The why and the how of designing your life
The reasons we work and the meaning of life are topics that all and sundry deeply invest in. The importance of projecting one’s life in packs of five, ten, and twenty years cannot be underestimated as it helps an individual have goals and actively set out to achieve them. So why do we work? What has money got to do with it? What is the meaning of life? How do you find coherence in your work and life view?
Students had a chance to ponder these questions during the Designing Your Life (DYL) workshop organised by Career Development Services and held at the Writing Centre. The workshop was facilitated by Dr. Peter Maribei who coordinates the Global Center of School of Leadership and Education Sciences at the University of San Diego.
Creation of the iPhone
DYL is based on the creative thinking process of designers and leverages on proven design thinking principles used by leading companies such as IBM and Apple. To illustrate this, Steve Jobs, co-founder of Apple Inc., while tasking designers to create the iPhone, did not specify the type of gadget and apps that would be featured in it. He said instead that he “wanted to create something that was so instrumental and integrated into peoples’ lives that you’d rather leave your wallet at home than your iPhone”.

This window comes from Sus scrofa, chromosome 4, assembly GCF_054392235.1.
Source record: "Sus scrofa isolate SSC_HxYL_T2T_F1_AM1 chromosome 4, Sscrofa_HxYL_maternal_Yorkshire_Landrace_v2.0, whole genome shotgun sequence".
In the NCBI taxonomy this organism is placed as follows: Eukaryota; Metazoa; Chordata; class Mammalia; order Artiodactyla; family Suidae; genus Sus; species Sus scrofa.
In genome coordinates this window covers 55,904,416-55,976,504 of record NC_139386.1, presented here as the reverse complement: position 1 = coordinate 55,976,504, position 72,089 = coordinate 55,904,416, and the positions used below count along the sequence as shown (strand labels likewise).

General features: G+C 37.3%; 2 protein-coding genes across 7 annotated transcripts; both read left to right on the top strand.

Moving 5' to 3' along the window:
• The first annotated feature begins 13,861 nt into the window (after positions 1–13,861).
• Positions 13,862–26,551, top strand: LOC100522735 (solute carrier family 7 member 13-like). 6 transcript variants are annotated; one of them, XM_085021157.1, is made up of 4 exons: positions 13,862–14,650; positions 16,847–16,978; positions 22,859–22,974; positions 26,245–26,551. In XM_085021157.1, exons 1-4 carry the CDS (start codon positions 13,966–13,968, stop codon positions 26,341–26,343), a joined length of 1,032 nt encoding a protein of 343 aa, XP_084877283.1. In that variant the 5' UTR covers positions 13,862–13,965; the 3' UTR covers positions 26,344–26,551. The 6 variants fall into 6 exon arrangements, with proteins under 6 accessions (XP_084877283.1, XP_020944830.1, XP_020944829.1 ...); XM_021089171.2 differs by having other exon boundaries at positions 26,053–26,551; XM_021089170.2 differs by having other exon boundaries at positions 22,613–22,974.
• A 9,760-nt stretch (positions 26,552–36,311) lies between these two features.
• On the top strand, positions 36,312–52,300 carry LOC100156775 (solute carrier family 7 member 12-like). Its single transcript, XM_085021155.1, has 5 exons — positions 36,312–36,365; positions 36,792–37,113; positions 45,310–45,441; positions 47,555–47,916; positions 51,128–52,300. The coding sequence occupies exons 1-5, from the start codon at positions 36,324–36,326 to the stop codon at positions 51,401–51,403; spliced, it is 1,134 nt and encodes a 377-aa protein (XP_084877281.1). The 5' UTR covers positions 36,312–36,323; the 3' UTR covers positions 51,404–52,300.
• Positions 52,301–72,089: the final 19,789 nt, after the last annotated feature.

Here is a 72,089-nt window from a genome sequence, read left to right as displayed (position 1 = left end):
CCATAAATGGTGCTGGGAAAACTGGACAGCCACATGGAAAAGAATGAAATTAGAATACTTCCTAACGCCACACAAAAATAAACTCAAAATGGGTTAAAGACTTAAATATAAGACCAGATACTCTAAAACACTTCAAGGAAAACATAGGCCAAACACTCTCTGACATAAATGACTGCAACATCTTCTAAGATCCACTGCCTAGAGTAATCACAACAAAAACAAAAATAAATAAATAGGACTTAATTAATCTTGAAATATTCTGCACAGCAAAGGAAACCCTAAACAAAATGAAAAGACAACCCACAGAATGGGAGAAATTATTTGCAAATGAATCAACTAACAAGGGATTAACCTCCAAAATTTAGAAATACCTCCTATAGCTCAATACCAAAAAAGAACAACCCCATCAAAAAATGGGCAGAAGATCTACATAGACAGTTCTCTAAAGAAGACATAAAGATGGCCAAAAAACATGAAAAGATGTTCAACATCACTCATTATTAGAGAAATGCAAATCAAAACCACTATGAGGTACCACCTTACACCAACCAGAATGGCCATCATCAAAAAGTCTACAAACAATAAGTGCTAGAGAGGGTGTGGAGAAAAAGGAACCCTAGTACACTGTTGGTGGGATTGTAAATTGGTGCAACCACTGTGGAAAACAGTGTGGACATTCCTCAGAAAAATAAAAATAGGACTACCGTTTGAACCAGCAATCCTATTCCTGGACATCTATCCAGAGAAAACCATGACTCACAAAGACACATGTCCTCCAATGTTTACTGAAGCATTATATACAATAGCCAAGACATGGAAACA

Designers have a variety of ideas which allows them to choose those that are the most viable in order to focus on the few that will give birth to a best-selling creation. This process, when it comes to designing life, involves reframing dysfunctional beliefs, such as ‘you should know where you are going by now’; a belief that can paralyse those who are still in the process of mapping out their lives. By reframing it, one realises that it is never too late to design your life and that now is as good time as any to do it.
Do it Yourself
An exercise within the workshop involves creating three versions of one’s future based on three scenarios: How will the next five years be using the circumstances you are in now? How different would it be if you encountered a major setback such as losing the job you have now? What if you had all the monetary resources at your beck and call; how would you design your life?
A take-away from one of the participants of the workshop was,” From now on, I will no longer daydream or engage in wishful thinking about what my life should be like. I have discovered the best version of myself and that is what I will focus on.”
DYL has given the students actionable tools necessary for becoming unstuck and creating a more meaningful life by learning how to ask the right questions, eliminating old ideas that are not working and testing new approaches to their life.
This article was written by Wambui Gachari.
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